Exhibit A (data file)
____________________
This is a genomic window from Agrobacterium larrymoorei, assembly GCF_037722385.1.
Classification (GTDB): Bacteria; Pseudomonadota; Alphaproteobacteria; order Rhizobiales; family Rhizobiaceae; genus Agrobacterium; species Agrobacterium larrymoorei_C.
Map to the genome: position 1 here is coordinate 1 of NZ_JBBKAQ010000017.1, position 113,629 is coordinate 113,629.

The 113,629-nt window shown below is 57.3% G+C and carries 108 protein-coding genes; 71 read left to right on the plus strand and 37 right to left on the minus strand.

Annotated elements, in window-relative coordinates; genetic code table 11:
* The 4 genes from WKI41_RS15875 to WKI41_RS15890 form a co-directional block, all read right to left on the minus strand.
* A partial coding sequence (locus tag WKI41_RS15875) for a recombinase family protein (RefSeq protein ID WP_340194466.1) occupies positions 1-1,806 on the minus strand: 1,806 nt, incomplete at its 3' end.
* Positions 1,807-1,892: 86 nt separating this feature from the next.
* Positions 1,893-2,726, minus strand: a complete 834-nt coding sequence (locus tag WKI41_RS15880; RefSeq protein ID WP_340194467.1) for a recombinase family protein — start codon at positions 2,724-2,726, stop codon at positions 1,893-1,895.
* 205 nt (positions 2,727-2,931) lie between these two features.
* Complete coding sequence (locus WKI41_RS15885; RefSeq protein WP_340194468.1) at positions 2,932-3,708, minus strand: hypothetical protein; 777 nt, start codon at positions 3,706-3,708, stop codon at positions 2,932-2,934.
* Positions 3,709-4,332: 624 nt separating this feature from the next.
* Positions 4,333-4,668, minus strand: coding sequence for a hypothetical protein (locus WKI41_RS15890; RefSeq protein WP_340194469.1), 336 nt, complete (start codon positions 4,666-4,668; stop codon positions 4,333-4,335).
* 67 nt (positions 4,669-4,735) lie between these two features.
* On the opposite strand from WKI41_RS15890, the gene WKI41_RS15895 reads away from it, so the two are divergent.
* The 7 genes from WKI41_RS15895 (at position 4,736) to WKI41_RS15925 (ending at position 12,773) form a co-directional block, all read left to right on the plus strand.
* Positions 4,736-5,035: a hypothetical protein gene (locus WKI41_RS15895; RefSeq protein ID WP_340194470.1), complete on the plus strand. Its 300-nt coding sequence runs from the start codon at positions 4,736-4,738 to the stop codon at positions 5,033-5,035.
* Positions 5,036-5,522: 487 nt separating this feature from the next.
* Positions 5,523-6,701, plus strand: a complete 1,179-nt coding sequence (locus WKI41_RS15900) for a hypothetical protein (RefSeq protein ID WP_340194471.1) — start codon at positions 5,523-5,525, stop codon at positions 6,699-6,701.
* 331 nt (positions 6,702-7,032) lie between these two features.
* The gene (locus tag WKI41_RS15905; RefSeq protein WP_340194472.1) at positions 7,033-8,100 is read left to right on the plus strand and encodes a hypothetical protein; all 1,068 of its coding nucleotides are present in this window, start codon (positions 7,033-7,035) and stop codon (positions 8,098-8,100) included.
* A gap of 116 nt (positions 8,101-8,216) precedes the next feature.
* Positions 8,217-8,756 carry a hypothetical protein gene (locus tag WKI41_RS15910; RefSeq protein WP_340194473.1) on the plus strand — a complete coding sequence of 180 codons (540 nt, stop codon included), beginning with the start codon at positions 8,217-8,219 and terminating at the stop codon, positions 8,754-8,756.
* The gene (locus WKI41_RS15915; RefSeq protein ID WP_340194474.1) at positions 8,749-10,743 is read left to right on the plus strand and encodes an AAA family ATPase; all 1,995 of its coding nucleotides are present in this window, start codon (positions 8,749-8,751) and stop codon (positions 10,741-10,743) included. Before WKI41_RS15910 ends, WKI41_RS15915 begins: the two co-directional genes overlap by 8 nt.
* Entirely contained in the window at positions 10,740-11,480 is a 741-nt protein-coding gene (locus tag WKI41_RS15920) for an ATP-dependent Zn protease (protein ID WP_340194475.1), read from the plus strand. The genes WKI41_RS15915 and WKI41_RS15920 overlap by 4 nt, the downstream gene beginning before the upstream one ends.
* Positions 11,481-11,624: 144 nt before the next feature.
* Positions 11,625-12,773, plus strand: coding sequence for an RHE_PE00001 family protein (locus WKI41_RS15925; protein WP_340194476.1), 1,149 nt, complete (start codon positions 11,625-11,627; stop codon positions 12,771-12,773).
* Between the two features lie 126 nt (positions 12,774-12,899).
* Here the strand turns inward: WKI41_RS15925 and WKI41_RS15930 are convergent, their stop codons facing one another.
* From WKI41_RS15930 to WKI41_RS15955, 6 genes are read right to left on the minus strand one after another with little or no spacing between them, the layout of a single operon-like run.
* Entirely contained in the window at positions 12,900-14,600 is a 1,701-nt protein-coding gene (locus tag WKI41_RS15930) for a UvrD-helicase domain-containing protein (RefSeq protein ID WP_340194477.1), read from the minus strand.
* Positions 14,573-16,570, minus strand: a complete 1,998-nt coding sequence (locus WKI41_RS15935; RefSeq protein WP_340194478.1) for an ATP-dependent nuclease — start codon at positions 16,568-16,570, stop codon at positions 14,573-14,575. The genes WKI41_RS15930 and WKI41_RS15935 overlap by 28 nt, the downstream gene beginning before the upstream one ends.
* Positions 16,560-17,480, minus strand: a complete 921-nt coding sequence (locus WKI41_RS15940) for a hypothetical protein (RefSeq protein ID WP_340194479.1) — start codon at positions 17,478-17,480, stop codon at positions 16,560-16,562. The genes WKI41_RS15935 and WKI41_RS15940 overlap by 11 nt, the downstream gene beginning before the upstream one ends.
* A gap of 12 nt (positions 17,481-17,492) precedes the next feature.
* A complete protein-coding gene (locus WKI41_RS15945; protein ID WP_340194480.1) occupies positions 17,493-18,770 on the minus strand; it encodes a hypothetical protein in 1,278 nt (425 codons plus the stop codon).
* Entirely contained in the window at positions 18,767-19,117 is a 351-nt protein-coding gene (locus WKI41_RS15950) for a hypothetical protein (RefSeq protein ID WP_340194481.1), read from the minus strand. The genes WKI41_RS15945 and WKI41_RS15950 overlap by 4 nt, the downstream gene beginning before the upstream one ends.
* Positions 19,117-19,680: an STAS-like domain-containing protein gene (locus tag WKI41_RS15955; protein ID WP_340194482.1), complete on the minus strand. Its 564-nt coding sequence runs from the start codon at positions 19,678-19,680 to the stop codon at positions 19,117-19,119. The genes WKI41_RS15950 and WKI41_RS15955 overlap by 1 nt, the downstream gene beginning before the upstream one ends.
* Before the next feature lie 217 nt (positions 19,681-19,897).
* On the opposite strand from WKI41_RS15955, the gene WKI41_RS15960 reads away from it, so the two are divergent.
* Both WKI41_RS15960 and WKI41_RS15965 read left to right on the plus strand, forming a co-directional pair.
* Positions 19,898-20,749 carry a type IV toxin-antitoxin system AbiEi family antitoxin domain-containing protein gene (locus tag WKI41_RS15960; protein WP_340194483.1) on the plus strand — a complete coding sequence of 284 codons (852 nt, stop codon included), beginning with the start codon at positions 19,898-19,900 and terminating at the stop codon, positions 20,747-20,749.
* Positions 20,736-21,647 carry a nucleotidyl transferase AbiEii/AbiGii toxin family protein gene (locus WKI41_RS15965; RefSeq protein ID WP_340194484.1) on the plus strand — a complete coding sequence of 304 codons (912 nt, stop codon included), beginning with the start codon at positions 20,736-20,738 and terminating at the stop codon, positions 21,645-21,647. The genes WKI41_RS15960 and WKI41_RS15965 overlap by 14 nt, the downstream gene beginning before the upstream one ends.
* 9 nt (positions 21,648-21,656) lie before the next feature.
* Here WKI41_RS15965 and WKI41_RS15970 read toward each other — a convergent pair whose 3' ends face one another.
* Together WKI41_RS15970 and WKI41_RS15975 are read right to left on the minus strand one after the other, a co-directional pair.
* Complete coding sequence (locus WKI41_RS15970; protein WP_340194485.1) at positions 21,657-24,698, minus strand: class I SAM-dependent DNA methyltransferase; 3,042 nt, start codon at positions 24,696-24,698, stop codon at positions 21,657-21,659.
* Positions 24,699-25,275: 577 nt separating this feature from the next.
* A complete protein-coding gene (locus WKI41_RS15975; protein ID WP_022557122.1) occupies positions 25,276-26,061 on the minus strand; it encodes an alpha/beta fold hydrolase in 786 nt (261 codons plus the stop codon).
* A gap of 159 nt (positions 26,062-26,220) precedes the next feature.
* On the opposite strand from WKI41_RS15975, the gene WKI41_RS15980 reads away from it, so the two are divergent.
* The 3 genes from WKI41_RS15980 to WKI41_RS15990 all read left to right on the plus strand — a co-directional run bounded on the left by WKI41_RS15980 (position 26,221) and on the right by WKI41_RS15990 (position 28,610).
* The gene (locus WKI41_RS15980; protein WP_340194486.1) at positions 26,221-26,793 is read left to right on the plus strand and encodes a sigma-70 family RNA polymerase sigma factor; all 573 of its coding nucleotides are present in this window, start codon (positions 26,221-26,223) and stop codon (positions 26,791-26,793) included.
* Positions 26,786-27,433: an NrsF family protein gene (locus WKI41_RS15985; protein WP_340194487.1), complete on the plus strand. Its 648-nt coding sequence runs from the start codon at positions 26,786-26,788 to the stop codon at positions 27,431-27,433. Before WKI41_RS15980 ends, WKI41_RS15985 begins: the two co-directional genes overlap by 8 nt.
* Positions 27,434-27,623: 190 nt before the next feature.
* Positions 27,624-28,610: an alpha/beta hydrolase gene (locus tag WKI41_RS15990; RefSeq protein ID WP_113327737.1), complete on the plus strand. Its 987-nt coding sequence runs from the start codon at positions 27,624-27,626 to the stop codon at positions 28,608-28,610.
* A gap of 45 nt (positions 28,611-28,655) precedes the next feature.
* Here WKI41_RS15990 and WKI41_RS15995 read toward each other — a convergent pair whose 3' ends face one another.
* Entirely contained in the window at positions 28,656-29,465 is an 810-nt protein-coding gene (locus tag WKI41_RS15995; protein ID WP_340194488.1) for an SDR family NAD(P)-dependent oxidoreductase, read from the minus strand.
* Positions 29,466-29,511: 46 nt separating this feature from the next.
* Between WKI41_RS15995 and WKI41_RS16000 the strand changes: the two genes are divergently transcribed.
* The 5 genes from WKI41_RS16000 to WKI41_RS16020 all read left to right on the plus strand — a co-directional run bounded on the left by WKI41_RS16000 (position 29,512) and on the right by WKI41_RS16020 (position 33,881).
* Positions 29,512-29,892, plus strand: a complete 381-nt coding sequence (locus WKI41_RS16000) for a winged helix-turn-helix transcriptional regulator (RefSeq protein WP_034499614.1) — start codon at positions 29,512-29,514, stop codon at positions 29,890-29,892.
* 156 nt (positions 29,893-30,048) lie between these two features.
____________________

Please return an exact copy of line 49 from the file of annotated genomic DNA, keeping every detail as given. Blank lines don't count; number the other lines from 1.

* A gap of 159 nt (positions 26,062-26,220) precedes the next feature.